Published: January 7, 2014
When we moved to the country, several dogs in the neighborhood visited in the first weeks and left, uh, deposits in the front yard - apparently the canine version of Welcome Wagon.
It was a sign of something different about life in the country. No, not that dogs pooped; they obviously do that everywhere. But in rural areas of El Paso County, unless a neighborhood has opted to be an animal control area under the Humane Society of the Pikes Peak Region, there are no leash laws: Dogs are allowed to run free.
Joe Stafford, director of animal law enforcement for the Humane Society, grew up in the country and says that, generally speaking, he has found the majority of people in the country to be responsible pet owners. And if a dog is protecting someone's property or performing some other duty - guarding the cattle, watching the sheep - "my attitude is that is a great use and a great job for an animal," he says.
"What I do get concerned about," he adds, "is dogs that wander too far. They go to the neighbor's house, they attack their chickens or something of that nature." That endangers not just the neighbor's chickens but the dog itself, he notes, since if a dog comes over and "worries" your livestock, you have a right to shoot and kill the dog.
A second concern, Stafford says, is dogs that chase cars. That's dangerous to both the dog and to the motorist who might swerve to avoid it. Yet another worry is that a dog that is allowed to roam is at more risk of encountering an animal - say a skunk or a bat - with rabies. So it's even more important that your dog be vaccinated against rabies, he says. He recalled a case several years ago where a couple of golden retrievers had a litter of eight puppies and a rabid skunk came in contact with the puppies. None of the dogs had been vaccinated; all had to be euthanized.
Dogs running loose in the county was a hot issue several years ago, says El Paso County Commissioner Amy Lathen. There were packs of wild dogs in the Ellicott area and a few "significant attacks" - livestock that was mauled or killed, and even some people endangered by the dogs, though no people were hurt. "There was a time I was out there to do a property check and couldn't get out of the car because there were wild dogs all around," she recalls.
But since then, there haven't been any significant issues, she says. "I haven't had a call about it in at least three years."
The Humane Society receives few complaints from "truly out in the country," Stafford says, referring to such places as Yoder and Ellicott.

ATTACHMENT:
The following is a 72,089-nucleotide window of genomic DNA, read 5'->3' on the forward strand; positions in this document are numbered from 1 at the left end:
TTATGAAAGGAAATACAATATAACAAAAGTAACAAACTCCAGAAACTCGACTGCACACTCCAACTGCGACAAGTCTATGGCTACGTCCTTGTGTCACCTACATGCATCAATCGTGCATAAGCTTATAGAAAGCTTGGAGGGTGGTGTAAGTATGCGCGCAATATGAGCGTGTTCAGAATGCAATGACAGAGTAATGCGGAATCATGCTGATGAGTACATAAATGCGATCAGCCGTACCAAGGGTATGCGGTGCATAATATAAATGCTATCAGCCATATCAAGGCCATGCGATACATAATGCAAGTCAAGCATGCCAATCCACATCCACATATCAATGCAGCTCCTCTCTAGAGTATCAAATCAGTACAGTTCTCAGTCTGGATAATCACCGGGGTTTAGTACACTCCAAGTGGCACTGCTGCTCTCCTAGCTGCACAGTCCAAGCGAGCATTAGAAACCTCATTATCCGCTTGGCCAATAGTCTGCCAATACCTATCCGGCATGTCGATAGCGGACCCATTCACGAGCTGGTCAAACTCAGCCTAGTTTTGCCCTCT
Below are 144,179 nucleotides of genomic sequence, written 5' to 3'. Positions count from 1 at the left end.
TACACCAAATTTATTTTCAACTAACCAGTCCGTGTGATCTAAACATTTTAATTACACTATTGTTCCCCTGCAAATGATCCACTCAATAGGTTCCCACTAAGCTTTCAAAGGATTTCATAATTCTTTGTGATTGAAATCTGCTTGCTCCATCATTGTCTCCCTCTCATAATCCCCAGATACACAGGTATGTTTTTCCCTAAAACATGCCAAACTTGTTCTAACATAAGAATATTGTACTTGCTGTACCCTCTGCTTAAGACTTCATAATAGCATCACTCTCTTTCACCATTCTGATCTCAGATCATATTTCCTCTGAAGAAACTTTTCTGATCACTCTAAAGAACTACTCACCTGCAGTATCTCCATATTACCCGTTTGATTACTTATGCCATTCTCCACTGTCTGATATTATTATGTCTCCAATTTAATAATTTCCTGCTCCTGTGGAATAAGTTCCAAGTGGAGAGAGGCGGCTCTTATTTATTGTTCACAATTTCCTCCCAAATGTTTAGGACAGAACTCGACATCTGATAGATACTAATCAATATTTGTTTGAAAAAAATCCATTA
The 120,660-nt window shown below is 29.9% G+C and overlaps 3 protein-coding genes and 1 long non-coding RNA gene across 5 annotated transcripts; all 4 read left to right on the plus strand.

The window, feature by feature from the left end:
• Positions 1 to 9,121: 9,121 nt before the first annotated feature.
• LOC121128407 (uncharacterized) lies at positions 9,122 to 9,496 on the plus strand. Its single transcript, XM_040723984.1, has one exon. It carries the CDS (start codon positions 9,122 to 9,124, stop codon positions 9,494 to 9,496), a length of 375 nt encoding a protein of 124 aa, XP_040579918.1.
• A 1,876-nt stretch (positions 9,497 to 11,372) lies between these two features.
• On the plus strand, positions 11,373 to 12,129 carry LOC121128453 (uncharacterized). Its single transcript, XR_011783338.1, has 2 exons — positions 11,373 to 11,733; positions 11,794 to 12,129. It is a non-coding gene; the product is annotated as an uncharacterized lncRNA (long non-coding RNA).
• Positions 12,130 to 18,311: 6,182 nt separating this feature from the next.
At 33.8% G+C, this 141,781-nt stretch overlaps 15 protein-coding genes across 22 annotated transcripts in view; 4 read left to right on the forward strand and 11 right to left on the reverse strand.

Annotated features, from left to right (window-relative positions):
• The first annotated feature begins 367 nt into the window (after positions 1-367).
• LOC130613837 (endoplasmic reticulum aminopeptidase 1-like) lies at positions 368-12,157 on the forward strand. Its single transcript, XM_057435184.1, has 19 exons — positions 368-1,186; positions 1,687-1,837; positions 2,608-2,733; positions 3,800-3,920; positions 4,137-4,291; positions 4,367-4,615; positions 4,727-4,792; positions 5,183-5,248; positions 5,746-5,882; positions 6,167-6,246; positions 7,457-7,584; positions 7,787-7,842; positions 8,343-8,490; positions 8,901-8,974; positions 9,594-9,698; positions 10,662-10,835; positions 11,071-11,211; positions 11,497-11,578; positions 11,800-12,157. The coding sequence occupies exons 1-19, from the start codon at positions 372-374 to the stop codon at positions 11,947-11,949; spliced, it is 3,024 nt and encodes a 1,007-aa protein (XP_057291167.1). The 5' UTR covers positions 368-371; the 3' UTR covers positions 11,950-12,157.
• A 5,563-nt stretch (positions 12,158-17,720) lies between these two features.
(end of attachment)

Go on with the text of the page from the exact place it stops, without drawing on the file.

"I think neighbors out in the country typically solve issues themselves," he says. "If you've got a problem with your neighbor's dog, you might go over and talk to them."
And so the Humane Society does commonly hear from people in the more populous Falcon area, Stafford says - complaints about a barking dog or dogs running through the neighborhood. "And they're kind of shocked that that is outside the area that we provide service in."
Other than worrying that some car-chasing dogs could end up under my tires, I haven't had a problem with the dogs that roam our neighborhood. (As a longtime runner, I have been bitten a few times by dogs; all those instances were in the city.) Still, we don't want our dog Hank, a red heeler mix that we rescued last fall, to be among the dogs that run free. While we'd love for him to hang out with the local "dog pack" and burn off some excess energy, we would worry about his safety when unsupervised. And we would be concerned that while he would be not a danger to others, he could be a nuisance. Frankly, he already has been: He has gotten loose several times (he has broken a chain twice and has learned to climb fences) and has tried to herd some neighborhood horses, jumped up on a jogger and bothered a woman pushing a baby stroller. And while we know he's harmless, those people can't know that.
So, no dog pack for Hank. We're looking into obedience training and the possibility of an invisible fence to keep him contained. But in the meantime, if you're in my neighborhood and a lean, red-and-white-furred, big-eared dope of a dog runs up and bothers you, my apologies.
Bill Radford and his wife live in the countryside east of Colorado Springs with a menagerie that includes one horse, one mule, two goats, two dogs, two cats, a half-dozen chickens, two rabbits, two guinea pigs and two parrots. Contact him: Twitter @billradfordiii, gazettebillradford on Facebook. Follow his blog at blogs.gazette.com/thecountrylife.